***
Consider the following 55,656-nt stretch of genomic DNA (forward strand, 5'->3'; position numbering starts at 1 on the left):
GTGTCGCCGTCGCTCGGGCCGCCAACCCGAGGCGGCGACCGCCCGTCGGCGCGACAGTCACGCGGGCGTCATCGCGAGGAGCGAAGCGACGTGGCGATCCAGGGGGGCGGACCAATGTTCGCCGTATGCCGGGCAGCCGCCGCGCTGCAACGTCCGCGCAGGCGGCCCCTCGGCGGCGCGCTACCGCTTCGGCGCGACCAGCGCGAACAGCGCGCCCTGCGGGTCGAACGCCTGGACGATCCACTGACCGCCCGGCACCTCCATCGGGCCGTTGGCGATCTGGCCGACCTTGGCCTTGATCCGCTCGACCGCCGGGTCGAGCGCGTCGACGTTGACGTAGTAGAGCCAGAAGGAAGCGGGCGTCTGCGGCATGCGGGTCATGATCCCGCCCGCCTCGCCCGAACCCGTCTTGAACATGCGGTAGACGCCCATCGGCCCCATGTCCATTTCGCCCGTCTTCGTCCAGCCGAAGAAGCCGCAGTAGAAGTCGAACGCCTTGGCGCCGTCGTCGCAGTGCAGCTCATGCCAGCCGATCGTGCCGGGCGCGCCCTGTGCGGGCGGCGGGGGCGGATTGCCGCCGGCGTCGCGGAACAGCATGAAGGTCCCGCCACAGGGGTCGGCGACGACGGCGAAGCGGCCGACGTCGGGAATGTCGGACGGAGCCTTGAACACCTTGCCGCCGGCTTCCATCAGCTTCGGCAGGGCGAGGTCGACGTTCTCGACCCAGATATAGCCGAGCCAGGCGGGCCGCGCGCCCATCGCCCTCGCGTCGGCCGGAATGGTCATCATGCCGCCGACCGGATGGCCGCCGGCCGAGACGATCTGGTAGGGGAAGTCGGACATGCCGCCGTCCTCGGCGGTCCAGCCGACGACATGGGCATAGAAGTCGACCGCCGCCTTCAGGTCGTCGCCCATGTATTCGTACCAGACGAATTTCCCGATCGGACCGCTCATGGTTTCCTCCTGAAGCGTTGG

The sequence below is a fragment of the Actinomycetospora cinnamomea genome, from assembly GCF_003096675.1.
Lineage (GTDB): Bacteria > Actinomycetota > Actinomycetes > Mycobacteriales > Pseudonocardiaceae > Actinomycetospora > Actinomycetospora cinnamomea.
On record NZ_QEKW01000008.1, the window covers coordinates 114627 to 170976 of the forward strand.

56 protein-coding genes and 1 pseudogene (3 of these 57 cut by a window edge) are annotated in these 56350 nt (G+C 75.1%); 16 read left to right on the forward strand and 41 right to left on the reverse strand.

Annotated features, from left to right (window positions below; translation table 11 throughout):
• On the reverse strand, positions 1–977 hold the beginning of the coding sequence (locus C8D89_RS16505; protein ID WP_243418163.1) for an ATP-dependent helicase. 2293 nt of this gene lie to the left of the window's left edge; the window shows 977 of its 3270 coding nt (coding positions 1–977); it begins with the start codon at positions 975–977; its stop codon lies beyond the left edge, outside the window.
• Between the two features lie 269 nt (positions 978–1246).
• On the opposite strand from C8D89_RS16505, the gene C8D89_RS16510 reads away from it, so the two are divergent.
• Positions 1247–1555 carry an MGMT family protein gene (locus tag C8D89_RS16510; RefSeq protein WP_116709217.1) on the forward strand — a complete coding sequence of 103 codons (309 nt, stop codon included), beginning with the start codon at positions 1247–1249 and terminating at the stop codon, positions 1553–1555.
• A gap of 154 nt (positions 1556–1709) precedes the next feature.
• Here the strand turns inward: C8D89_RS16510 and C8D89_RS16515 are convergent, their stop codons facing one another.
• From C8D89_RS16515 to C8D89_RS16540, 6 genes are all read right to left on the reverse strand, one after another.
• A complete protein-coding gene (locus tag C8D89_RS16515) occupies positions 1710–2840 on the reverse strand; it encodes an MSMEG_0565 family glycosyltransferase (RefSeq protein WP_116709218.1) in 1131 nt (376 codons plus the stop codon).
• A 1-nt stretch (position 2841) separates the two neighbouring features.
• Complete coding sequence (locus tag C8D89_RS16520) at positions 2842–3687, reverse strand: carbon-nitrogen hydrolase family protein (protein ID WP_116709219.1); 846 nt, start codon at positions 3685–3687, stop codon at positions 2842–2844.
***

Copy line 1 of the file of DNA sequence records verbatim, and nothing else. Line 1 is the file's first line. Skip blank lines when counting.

Consider the following 55,656-nt stretch of genomic DNA (forward strand, 5'->3'; position numbering starts at 1 on the left):